While total job openings are relatively high for a downturn economy (6.5 million openings and 7.7 million “job seekers”), workers in the leisure and hospitality and retail trade sectors have been hit harder than others, and may struggle to shift their careers into other fields. The unemployment rates have also continued to be racially disproportionate. For example, in December, the adjusted Black unemployment rate, while improving from 10.3%, remained at 9.9%. The white unemployment rate was 6.0%.vi
Preventing Long-Term Unemployment
As COVID-19 vaccinations continue rolling out and government-mandated restrictions are beginning to ease in places like California, Michigan and Illinois, it will be important not to forget the four million unemployed workers struggling with long-term unemployment and others headed that way. States should consider policies that prevent and address long-term unemployment, such as:
- Engaging job seekers in productive work search activities to fill the 6.5 million open jobs
- Promoting on-the-job training (such as the Workforce Innovation and the Opportunity Act’s On-The-Job Training program), employer-coordinated training and other effective instruction to help workers translate and build their skills to move into new occupations
- Diversifying and enhancing work search rules and activities, including virtual job search support—such as virtual RESEA meetings, online scheduling and notification systems, live web workshops and trackable online job search learning and tools.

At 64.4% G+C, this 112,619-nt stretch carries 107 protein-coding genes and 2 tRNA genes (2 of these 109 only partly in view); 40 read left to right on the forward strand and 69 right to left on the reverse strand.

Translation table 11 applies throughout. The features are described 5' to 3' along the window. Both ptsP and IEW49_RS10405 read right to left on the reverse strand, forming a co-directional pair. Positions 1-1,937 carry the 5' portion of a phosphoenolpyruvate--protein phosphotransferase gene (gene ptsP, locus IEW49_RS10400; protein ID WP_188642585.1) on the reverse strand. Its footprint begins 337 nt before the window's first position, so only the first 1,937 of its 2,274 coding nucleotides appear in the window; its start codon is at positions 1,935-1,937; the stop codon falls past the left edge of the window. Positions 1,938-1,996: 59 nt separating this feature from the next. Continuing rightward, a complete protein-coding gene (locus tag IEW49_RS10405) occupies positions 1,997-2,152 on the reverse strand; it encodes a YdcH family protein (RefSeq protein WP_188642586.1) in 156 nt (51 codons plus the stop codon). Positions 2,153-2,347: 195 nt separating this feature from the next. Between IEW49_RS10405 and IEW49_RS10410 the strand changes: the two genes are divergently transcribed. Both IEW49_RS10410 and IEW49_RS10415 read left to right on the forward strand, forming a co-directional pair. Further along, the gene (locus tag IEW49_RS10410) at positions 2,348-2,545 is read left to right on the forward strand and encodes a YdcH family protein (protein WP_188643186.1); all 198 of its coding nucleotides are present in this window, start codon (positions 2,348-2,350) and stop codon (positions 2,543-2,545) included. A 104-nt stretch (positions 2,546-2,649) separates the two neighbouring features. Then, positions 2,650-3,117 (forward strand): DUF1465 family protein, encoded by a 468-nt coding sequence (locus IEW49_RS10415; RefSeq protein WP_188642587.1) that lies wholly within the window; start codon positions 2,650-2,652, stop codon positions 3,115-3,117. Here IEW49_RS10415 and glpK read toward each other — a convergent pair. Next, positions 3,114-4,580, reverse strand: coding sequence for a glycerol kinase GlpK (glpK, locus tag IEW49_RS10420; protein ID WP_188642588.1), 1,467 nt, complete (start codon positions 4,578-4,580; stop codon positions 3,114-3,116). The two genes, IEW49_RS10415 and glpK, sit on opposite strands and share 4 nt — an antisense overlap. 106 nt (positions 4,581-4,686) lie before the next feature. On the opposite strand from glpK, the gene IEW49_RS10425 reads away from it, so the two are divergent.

John Courtney is President of the American Institute for Full Employment, whose team of consultants has worked with more than 25 states and Congress to develop evidence-based reemployment solutions in unemployment insurance, welfare and workforce programs for the past 25 years. For help assessing your state’s reemployment or evidence-based RESEA program, contact the Institute at firstname.lastname@example.org or visit fullemployment.org.
iAll chart data is presented in thousands and is seasonally adjusted with the exception of Initial and Continued UI Claim data. March 13, 2020 is used here as the start of the Pandemic’s impacts on this data. With COVID-19 related shutdowns affecting unemployment claims much more than seasonality when comparing data, we used unadjusted numbers to reflect actual claim data.
iiAccording to the General Accounting Office’s recent report, claim counts accuracy is impeded by backlogs of claims being paid and counted in the same week and states continuing to struggle with fraudulent claims. See COVID-19: Urgent Actions Needed to Better Ensure an Effective Federal Response.
iiiIn the Total “Job Seekers” chart, we attempt to include the unemployed seeking work who are not temporarily laid off. “Permanent” includes “Permanent Job Losers” and those who’ve ended a temporary job. “Other” includes “Job Leavers,” and “Reentrants” and “New Entrants” into the job market.
ivFor better comparative data, this report now uses seasonally adjusted data for job openings.
vIn June 2009, at the end of the Great Recession, the U.S. had 14.6 million unemployed workers compared to 10.7 million unemployed in December 2020.
viU.S. Bureau of Labor Statistics December 2020 https://www.bls.gov/news.release/empsit.t02.htm